It falls down when the protagonist, Fassin, begins his mission in the gas planet: too much time is spent describing Dweller culture and not a lot happens - for about 200 pages. During this time, some of Banks' grammatical conceits are exposed, in particular his long, single-sentence paragraphs and baffling arrays of invented words which impede the flow of the story and will have you skipping pages.
The ending is a real let-down. Banks succeeded in creating a particularly loathsome and fascinating villain: the Archimandrite Luseferous is one of the best nasties to ever exist in a Banks novel, but his come-uppance is disappointingly downbeat.
This is an OK sci-fi novel, but I doubt it would stay in many readers' minds for too long.
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on 26 July 2014
I've read some of Iain's books before and enjoyed them. I haven't really 'got' this one. It reads like I've started it half way through a series, there's too much variety in the different species of aliens and too many foreign concepts. I'm about half way through it, I keep picking it up, reading it, don't get engaged, then leave it for a while. This is a VERY bad sign! I am usually Malc the Book Devourer. I like the characters, but maybe Iain has tried to fit too much into this.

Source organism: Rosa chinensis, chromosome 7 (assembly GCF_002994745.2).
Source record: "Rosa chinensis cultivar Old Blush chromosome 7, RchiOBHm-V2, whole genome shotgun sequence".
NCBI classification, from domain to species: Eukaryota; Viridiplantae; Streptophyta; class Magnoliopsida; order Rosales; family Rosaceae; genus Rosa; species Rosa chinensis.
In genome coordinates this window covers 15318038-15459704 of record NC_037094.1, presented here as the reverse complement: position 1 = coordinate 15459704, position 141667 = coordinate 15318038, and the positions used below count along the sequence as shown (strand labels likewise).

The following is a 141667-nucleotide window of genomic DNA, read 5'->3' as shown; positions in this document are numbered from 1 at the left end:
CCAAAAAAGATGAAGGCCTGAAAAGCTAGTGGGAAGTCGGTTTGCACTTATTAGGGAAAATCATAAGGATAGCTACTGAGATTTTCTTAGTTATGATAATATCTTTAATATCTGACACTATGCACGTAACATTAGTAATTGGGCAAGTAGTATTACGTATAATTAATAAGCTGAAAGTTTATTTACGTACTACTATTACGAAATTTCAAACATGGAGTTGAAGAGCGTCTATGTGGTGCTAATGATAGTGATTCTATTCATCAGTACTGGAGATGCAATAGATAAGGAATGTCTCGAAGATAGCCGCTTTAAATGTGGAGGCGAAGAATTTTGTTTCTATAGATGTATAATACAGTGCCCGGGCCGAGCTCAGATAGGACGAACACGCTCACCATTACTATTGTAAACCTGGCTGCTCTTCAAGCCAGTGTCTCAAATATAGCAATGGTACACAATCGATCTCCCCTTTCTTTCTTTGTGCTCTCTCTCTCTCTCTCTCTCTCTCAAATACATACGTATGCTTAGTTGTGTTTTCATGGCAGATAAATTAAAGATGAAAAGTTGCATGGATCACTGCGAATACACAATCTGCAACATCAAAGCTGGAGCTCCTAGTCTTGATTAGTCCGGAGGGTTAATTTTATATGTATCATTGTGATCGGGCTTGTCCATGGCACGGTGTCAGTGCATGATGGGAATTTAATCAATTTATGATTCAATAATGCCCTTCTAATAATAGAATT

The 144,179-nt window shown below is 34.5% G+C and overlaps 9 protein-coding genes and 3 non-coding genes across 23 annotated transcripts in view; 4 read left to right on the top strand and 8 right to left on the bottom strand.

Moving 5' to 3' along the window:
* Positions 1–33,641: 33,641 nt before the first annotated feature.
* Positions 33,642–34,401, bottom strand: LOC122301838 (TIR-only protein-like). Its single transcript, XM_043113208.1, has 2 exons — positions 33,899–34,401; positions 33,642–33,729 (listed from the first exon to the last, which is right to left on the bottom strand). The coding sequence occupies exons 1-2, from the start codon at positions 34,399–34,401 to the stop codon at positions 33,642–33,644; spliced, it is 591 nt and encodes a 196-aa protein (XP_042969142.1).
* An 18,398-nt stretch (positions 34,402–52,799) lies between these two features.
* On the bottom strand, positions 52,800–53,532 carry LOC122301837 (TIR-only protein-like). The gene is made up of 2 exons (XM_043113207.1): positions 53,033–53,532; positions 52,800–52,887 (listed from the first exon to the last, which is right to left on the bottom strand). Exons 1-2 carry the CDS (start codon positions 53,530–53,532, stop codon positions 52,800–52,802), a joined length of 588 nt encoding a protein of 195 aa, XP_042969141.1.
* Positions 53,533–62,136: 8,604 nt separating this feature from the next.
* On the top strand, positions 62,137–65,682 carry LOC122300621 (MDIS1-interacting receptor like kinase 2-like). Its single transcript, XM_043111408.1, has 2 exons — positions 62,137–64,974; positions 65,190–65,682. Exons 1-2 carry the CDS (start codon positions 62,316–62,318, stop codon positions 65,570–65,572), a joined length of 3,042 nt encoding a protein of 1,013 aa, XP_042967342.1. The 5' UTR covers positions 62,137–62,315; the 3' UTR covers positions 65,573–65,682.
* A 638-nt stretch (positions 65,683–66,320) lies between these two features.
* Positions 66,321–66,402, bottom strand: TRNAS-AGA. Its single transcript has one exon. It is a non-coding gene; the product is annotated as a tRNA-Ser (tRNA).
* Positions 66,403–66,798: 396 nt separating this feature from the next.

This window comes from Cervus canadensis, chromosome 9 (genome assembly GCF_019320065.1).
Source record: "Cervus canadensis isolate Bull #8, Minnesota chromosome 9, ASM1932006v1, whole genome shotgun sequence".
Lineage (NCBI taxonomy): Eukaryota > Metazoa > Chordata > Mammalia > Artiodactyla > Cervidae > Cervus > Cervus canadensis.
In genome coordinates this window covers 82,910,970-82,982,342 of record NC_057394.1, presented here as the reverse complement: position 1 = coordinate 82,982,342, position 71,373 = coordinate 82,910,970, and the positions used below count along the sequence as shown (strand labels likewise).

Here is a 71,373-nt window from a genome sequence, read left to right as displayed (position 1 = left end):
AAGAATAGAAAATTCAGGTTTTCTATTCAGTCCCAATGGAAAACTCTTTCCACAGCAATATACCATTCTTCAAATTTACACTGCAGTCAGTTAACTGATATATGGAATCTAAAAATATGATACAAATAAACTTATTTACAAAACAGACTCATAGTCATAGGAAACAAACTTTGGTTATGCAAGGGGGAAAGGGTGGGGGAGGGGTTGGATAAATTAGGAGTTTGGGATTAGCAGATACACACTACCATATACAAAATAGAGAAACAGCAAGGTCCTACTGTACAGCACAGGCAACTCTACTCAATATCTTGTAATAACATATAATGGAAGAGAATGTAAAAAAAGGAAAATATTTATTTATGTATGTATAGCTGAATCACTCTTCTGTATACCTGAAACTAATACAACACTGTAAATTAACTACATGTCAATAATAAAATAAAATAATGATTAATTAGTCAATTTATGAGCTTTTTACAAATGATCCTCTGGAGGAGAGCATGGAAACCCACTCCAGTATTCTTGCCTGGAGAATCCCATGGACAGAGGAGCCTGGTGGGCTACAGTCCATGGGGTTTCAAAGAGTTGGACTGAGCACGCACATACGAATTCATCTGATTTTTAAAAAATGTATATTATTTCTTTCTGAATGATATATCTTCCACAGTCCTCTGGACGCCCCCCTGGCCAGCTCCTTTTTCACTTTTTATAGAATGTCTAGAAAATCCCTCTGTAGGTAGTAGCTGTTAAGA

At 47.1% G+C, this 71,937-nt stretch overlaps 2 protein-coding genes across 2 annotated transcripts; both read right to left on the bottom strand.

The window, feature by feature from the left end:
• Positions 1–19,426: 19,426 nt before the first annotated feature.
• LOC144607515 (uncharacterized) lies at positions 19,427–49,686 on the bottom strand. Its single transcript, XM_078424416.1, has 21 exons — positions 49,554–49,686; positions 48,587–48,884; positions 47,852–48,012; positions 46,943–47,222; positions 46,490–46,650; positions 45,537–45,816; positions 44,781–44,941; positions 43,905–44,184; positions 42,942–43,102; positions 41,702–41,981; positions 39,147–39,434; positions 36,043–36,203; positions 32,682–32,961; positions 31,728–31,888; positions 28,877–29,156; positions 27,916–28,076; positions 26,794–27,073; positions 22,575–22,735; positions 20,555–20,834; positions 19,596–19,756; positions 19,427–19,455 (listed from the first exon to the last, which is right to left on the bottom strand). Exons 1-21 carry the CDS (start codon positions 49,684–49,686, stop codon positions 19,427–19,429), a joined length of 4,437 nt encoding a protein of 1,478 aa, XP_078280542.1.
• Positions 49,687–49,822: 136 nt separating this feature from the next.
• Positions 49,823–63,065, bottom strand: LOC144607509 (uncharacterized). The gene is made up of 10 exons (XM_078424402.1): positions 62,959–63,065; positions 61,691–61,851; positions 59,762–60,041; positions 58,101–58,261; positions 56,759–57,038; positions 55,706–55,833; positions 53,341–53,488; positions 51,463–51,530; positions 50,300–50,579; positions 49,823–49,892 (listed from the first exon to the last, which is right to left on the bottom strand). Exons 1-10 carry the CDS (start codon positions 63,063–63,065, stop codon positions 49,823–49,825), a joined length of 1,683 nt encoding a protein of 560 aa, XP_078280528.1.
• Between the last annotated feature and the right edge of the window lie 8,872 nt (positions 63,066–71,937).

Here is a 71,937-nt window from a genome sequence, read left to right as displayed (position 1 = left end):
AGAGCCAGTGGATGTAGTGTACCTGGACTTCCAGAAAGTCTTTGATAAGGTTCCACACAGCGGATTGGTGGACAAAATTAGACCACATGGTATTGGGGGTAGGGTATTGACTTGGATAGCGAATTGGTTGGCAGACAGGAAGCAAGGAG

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VINE VOICEon 19 May 2006
Banks used to be one of the best writers around, but his recent output (Dead Air, Raw Spirit) has been a catalogue of under achievement and here is another one to add to the list.

For the first time ever I was seriously tempted to give up on a Banks book - this is incredibly slow to come together and after 200 pages I was ready to abandon it. Only my previous good experiences with Banks kept me going. It does get a bit better, sufficient for me to finish it, but by Banks standards it is very poor. His best sci-fi fizzes with invention and narrative drive. The algebraist only manages that of too few occasions.